by Amber, aka d’FEE dee-VAH
By the time I had warmed up, eaten a huge hamburger sandwich, applied some of Jurgen’s 50SPF sunblock on my now deep fried skin, and found my gear, the second Skipper’s meeting for the day was in full swing. The wind had picked up from where it had been during the morning’s race, so this time there would only be two laps. My heart sank a bit. I knew that even if I did manage to get all my equipment rigged and ready, that it was too big for the now even stronger conditions. Besides, it would be foolish of me after the morning’s fiasco not to take a bit of time to make sure that the rough transport back didn’t put any holes in my board or rips in my sail. I would have to sit this one out.
Bart decided to go for it. So after he launched, Jurgen, Els, and I headed to the jetty to watch the start. The sight of 100’s of sails amassing on the start line was nothing short of spectacular. The sails were grouped tightly, making for dangerous starting conditions (and the sailors were later warned as much during future Skipper’s meetings) however at that moment witnessing all those sails shimmering in the wind took my breath away. I had never in my life seen such an incredible spectacle. Slowly you could start to see the farthest sails break away as the race started. Philipee Bru’s speed boat then popped out and headed up shore, releasing the rest of the sails. They were off, and I no longer was lamenting the miss of that race. It had been pure exhilaration to witness a Defi start.
Bart was back on shore about an hour later. He was drained but the huge smile that covered his face made it clear that he was completely pumped that he had finished it. It had been an insane ride he had said, and flopped around in demonstration of the riding technique he had relied upon to finish the race. Xavier, Geert and the rest also similarly came back. “That was not fun!”, lamented Xavier. “Survival sailing!” They were all exhausted. Secretly I was glad that I didn’t stubbornly make an attempt at that race, seeing how tired they were and the thought of getting rescued twice in one day would be too much to bear.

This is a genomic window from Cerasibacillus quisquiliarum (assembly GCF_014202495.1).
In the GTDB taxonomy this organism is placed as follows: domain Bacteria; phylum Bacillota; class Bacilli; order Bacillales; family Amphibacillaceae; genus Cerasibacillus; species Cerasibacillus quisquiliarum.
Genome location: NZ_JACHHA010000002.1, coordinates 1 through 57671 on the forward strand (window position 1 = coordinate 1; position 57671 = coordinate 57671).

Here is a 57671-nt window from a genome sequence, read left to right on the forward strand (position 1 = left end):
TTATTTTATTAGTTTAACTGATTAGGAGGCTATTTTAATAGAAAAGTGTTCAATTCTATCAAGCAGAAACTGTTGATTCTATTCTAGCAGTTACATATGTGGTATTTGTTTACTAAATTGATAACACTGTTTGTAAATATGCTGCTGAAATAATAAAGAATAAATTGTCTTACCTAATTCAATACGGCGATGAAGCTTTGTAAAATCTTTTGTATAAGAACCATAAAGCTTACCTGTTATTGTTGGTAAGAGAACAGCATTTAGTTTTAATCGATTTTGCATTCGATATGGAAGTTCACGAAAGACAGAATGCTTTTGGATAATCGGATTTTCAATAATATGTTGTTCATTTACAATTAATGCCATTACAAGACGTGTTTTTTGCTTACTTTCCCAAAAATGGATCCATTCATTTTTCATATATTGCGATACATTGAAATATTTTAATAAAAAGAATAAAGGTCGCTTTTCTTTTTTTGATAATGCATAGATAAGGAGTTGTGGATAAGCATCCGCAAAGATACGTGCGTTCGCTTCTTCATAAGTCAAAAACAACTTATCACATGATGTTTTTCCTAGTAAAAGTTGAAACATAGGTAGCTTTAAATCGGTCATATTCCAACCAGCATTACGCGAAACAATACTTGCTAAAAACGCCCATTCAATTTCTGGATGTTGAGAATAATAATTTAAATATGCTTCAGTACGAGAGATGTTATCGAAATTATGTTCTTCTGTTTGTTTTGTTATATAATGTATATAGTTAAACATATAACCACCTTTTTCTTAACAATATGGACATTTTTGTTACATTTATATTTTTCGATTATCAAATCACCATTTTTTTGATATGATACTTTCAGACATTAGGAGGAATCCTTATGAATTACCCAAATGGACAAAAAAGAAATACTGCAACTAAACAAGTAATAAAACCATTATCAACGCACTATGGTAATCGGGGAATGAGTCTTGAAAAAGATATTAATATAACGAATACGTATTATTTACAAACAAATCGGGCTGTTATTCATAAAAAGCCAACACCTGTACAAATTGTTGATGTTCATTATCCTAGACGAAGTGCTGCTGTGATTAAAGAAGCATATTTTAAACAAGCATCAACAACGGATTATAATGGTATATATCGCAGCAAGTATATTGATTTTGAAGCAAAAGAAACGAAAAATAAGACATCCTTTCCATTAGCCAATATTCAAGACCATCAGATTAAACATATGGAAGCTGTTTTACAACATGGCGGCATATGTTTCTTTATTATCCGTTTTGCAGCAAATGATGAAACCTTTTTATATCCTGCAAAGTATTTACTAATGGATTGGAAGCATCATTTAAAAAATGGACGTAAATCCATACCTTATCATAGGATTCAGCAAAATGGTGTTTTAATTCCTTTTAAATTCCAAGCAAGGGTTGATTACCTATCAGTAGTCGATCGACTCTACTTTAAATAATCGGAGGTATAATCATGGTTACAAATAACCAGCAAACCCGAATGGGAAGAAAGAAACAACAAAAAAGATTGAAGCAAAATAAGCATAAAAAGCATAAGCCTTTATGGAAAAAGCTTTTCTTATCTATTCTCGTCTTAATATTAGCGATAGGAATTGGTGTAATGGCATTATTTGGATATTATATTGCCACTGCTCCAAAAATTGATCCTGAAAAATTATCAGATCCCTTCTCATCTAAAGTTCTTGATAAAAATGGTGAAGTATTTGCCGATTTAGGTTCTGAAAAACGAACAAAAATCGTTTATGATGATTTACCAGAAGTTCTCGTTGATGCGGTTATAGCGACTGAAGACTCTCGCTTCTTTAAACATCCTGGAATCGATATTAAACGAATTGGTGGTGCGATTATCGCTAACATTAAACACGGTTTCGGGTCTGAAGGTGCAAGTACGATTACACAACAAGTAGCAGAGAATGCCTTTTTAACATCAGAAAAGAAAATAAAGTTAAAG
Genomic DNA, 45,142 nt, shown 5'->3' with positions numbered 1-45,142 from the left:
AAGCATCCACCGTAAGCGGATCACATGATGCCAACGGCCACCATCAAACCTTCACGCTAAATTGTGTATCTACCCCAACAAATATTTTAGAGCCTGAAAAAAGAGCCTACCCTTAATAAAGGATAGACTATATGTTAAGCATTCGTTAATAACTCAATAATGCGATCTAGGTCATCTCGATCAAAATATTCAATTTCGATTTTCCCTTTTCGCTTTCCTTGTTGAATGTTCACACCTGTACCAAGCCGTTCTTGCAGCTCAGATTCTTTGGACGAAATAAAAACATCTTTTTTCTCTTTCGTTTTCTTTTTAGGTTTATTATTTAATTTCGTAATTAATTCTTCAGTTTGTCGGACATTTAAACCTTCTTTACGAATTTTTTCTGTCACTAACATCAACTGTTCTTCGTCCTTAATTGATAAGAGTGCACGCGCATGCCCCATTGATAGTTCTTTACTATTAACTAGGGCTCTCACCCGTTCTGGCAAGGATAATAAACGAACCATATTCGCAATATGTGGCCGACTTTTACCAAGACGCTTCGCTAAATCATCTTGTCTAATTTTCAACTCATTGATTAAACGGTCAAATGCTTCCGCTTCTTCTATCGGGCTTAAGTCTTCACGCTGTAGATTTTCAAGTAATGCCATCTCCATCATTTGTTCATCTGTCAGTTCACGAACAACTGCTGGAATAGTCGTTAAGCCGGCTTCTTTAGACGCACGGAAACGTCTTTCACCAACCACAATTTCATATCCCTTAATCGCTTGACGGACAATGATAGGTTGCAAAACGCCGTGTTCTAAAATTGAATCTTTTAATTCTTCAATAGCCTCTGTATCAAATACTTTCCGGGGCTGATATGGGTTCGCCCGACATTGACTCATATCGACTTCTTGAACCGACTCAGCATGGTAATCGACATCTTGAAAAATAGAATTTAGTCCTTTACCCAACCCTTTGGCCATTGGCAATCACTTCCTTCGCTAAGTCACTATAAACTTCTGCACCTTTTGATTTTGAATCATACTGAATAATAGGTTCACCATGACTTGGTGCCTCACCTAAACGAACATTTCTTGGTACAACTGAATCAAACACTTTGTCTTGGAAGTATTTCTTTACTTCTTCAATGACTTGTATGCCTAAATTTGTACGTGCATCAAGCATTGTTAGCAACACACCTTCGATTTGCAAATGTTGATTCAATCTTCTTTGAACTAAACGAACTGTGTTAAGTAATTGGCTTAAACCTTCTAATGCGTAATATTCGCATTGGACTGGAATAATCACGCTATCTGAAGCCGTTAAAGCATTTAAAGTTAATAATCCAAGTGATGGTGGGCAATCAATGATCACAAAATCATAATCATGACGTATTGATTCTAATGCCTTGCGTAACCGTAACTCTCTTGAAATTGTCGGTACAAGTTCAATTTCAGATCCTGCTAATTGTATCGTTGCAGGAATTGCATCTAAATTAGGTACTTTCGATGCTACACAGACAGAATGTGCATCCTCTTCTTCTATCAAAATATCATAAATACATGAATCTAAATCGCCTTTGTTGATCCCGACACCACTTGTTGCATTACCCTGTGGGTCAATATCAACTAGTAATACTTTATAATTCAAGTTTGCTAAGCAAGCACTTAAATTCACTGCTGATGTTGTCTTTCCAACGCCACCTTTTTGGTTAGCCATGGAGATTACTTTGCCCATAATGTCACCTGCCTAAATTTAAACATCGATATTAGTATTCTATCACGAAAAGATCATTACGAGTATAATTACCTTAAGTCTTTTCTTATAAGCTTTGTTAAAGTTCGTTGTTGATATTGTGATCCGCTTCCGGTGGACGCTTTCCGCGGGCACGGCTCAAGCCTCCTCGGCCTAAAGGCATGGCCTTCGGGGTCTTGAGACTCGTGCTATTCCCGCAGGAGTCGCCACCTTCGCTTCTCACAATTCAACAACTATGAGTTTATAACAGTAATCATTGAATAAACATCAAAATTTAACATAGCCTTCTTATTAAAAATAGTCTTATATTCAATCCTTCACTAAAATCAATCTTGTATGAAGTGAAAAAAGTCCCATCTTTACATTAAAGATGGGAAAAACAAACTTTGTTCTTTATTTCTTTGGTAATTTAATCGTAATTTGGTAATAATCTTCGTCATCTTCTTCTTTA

That night, I slept restlessly. #43 Bungalow was cold, and my little blanket wasn’t doing much to keep me warm. My dreams weren’t helping either. Sand seem to play a prevalent part in most of the images going through my head. And despite the fact that I had used all the hut’s hot water in an attempt to wash my hair, at one point, I woke up to a grain of sand lodged in my eye.
Eventually the next morning did come and I got up early, ate a bowl of French Corn Flakes, drank my instant coffee, and got my gear ready. Today I was going to bring my camelback and higher SPF sunscreen. I left before Bart and Els for the race. I not only was concerned about finding a place to park the Thingy, but I had learned my lesson from yesterday and wanted to have my gear prepped and ready “before” the Skipper’s meeting. It wasn’t like I had decisions to make about what to rig. The wind was going to be the same as the day before and I only had one option, Carve 111, Ezzy 4.7, and my weed fin… I found a place to park and toted my gear to the Belgian Slalom Team’s staging area. There Jurgen was already rigging his gear as well. Eventually the rest of the team staggered in (apparently they had spent the evening partaking at a local establishment in an effort to restore their energy). They were in no rush, they were waiting to see how the wind was going to build before picking
out their gear.
The Skipper’s meeting covered the same points as the previous two day’s had. The wind was in the mid to upper 20s, with gusts pushing it into the 30s. But this time it was coming out of a more north direction making going up wind on the return legs more challenging. Conditions at the first mark were again considerably stronger than the starting line, and the sailors were again warned to consider this when rigging. The clock was ceremoniously started, with a long hearty “GOOOOO!!!” and everyone again rushed off in a mad dash of preparations.
I was at the water’s edge with 30 minutes to spare before the start. I signed out and tugged my #803 pink shirt over my camelback and harness. I did a last gear check and decided it was time. I grabbed my board and stepped into the water and headed north along the shore, away from the starting line. This time, I would stick to the game plan.